We shopped around a little. And I should say that we haven’t actually bought anything or signed our names on any big orders, but Lumber Liquidators ended up having great products at fantastic prices, with great warranties to boot. It was basically impossible for us to beat the selection locally, especially being able to see and touch samples.
During our first ever visit to our local store, we weighed the pros/cons of engineered vs. solid hardwoods–I wanted solid, Pete wanted something that will last only as long as he stands to live–and we took our time looking at lots of samples.
A few things worth noting:
- The zebra striped brazilian woods will always look awesome. Too bad they seem so exotic/impractical. It is also the only flooring that a 6-year old will agree to have in his/her bedroom, so leave the 6-year old at home.
- Make careful note of the natural vs. select flooring options. Natural is more inclined to have varying colors and striations between boards, whereas select is allegedly more consistent. The flooring samples in-store only cover a few square feet, and that you can’t necessarily see a difference on such small a scale. This goes for most flooring stores, not just LL. One of the associates pointed this out to us, and we’re glad they did.
- Until I saw samples on the wall, I was sure that I wanted narrow hardwood boards like the ones in our old house. When I saw them in person, I realized that a wider board would probably be a more proportional fit to the large size of our rooms. The installer on-site even commented that 5″ boards wouldn’t look 5″ wide if they were in a big space, the illusion would make them look narrower. Plus, wide boards = faster installation and fewer nails. Bingo.
- Bamboo’s kind of bad ass, especially when you’re considering the inevitable pounding of kid feet and dog claws for the next 50 years. But visible knuckles? They’re not my jam, and you can tell me all you want that they aren’t that obvious once installed, but I won’t believe you. Probably not, at least, not unless you show me that you’ve installed a super dark brown bamboo sample (Qing Spyder Strand) like this one that we took for fodder. It is so extremely dark that there are no signs of knuckles, but at an angle, are some unusual looking grains that we worry would be odd on a large scale. It’s cheaper than the other samples we saw though, and engineered and not solid. I know Bamboo floors aren’t a new thing, but I haven’t personally seen any homes that feature 50+ years old bamboo floors, so I don’t know how to gauge how well they really wear after refinishing and decades of abuse.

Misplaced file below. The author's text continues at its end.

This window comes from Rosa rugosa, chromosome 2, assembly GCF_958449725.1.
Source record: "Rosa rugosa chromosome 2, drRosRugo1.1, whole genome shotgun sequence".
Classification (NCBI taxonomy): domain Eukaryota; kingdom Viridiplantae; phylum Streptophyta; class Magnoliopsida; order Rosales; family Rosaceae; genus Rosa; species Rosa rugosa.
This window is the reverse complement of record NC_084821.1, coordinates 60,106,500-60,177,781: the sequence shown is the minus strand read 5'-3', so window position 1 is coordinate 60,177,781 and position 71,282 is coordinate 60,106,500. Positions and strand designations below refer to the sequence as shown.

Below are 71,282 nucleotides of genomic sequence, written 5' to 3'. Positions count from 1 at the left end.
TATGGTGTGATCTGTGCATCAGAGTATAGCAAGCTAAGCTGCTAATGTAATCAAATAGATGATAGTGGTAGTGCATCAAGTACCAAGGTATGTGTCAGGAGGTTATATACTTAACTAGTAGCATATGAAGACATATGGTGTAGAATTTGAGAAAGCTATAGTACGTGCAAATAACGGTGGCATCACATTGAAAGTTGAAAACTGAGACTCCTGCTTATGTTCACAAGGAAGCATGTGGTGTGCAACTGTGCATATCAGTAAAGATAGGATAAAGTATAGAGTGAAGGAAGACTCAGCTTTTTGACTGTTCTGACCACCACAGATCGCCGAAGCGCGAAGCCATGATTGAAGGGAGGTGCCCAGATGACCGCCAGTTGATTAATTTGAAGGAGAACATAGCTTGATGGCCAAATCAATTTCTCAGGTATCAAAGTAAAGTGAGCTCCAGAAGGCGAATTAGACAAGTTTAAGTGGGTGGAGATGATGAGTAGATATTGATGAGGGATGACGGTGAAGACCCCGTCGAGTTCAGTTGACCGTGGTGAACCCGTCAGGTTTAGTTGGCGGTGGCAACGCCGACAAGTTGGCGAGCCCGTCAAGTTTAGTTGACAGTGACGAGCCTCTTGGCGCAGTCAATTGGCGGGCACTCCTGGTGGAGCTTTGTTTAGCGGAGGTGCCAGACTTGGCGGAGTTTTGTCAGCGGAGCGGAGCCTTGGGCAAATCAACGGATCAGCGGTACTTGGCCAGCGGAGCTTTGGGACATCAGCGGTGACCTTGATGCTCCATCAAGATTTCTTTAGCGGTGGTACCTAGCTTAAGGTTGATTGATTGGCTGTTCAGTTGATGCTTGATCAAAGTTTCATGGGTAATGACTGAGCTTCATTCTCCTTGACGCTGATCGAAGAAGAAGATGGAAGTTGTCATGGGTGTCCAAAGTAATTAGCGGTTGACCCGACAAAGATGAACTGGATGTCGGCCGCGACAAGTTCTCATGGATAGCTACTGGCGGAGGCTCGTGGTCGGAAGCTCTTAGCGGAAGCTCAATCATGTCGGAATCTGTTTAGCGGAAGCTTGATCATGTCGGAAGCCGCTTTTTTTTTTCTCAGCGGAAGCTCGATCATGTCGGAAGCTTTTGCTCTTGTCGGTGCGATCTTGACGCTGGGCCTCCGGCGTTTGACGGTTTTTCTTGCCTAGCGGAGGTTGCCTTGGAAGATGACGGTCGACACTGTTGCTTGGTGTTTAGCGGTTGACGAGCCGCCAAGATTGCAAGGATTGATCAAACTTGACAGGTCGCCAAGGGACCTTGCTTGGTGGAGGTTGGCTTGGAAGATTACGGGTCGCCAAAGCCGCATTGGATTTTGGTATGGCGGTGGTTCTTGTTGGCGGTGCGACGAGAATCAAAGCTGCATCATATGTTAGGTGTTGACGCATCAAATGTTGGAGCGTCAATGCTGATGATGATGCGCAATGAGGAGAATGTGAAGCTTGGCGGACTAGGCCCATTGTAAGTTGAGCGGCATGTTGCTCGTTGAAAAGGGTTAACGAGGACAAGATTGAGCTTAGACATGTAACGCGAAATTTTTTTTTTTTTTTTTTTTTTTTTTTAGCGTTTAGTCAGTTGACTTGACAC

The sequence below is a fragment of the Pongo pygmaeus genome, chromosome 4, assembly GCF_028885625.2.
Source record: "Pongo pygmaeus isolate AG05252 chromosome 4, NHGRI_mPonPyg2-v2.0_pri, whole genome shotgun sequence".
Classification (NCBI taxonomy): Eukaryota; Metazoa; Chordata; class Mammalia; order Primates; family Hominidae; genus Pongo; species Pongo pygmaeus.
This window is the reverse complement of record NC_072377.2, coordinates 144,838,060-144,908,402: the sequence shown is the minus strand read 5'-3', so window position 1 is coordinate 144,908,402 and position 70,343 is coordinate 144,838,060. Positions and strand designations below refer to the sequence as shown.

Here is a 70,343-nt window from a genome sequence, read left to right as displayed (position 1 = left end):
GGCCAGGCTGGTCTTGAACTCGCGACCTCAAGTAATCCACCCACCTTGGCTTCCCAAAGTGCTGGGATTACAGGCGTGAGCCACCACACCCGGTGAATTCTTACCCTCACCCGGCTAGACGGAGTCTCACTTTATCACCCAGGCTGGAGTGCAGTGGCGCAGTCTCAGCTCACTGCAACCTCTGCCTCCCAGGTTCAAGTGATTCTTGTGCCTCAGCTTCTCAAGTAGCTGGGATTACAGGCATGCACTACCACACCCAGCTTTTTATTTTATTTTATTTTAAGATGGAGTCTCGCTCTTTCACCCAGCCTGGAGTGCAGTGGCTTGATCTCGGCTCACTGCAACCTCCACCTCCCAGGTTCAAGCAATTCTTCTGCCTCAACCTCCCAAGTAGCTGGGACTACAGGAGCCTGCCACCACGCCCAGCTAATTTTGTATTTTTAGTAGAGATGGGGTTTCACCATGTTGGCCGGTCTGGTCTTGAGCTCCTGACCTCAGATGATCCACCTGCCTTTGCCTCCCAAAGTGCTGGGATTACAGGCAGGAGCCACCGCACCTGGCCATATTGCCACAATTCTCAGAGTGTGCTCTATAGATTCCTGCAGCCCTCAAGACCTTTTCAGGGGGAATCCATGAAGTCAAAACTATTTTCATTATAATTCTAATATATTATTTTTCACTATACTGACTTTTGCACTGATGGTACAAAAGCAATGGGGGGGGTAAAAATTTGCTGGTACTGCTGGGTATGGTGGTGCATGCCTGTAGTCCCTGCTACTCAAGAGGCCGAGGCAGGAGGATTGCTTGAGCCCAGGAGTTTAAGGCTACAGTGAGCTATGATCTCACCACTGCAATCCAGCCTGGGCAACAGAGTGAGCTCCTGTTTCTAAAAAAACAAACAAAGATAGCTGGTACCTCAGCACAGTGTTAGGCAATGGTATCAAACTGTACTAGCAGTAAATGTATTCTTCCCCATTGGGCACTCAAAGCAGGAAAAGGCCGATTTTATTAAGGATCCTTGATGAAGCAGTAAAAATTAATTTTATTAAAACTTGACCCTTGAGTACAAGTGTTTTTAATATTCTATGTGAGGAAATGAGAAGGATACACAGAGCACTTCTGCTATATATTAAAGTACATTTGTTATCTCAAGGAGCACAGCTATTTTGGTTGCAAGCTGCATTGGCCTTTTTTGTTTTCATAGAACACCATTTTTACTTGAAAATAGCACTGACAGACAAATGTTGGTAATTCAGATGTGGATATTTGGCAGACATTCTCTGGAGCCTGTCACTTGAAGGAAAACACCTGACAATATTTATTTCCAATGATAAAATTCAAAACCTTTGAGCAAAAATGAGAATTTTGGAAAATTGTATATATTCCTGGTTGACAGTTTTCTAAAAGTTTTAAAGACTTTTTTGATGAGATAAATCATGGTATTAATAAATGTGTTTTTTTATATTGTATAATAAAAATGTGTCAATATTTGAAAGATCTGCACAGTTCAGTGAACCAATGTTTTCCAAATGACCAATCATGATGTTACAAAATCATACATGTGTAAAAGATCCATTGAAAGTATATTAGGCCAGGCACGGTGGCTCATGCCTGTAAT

Light wood would be great for our space, at least we think it would be. We’re both drawn to the look of light walls and light floors, especially in a house that needs a little oomph-oomph in the lightening and brightening arena. Light floors would seem to reflect a lot of light, where our current beige carpet only seems to absorb it.
And so here’s where we stand: it will probably be a maple, a birch, or an ash. We’re spending plenty of time looking at real-life samples of these light floors installed to see how it looks in mass.
The intended installation is holding us up a bit in some areas of our lives (i.e. we don’t have shelving anywhere yet, and all of our books are in the basement) and from a timing standpoint, it would be great to get started on this in the fall so that we can have it done and be a little bit settled in before the baby arrives. Is it really possible? I’m not sure. Again, the money, the armpits, this is not a small decision.
No pressure. Onward.